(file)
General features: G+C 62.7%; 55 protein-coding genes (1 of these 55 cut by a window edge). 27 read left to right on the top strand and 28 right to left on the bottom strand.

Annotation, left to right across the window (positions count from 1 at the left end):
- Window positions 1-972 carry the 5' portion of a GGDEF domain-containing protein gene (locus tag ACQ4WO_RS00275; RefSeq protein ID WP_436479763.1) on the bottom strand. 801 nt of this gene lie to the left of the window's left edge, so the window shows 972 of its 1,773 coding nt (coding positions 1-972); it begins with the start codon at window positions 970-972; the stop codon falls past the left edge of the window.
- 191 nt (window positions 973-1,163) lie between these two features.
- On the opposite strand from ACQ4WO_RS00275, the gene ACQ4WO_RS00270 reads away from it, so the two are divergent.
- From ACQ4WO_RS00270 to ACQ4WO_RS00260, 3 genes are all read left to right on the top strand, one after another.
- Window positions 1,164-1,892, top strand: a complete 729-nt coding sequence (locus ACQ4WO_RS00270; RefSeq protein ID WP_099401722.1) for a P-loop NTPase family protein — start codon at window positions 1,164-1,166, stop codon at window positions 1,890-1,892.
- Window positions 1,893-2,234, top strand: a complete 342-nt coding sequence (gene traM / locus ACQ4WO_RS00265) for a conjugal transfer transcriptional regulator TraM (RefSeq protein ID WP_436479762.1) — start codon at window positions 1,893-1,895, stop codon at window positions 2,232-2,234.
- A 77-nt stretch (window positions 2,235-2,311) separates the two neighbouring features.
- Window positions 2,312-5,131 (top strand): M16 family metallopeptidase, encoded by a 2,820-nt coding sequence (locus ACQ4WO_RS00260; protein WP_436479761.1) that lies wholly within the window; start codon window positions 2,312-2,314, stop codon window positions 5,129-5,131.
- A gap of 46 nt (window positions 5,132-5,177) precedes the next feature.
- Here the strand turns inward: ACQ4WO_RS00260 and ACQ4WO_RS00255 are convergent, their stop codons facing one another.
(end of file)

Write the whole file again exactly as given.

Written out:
General features: G+C 62.7%; 55 protein-coding genes (1 of these 55 cut by a window edge). 27 read left to right on the top strand and 28 right to left on the bottom strand.

Annotation, left to right across the window (positions count from 1 at the left end):
- Window positions 1-972 carry the 5' portion of a GGDEF domain-containing protein gene (locus tag ACQ4WO_RS00275; RefSeq protein ID WP_436479763.1) on the bottom strand. 801 nt of this gene lie to the left of the window's left edge, so the window shows 972 of its 1,773 coding nt (coding positions 1-972); it begins with the start codon at window positions 970-972; the stop codon falls past the left edge of the window.
- 191 nt (window positions 973-1,163) lie between these two features.
- On the opposite strand from ACQ4WO_RS00275, the gene ACQ4WO_RS00270 reads away from it, so the two are divergent.
- From ACQ4WO_RS00270 to ACQ4WO_RS00260, 3 genes are all read left to right on the top strand, one after another.
- Window positions 1,164-1,892, top strand: a complete 729-nt coding sequence (locus ACQ4WO_RS00270; RefSeq protein ID WP_099401722.1) for a P-loop NTPase family protein — start codon at window positions 1,164-1,166, stop codon at window positions 1,890-1,892.
- Window positions 1,893-2,234, top strand: a complete 342-nt coding sequence (gene traM / locus ACQ4WO_RS00265) for a conjugal transfer transcriptional regulator TraM (RefSeq protein ID WP_436479762.1) — start codon at window positions 1,893-1,895, stop codon at window positions 2,232-2,234.
- A 77-nt stretch (window positions 2,235-2,311) separates the two neighbouring features.
- Window positions 2,312-5,131 (top strand): M16 family metallopeptidase, encoded by a 2,820-nt coding sequence (locus ACQ4WO_RS00260; protein WP_436479761.1) that lies wholly within the window; start codon window positions 2,312-2,314, stop codon window positions 5,129-5,131.
- A gap of 46 nt (window positions 5,132-5,177) precedes the next feature.
- Here the strand turns inward: ACQ4WO_RS00260 and ACQ4WO_RS00255 are convergent, their stop codons facing one another.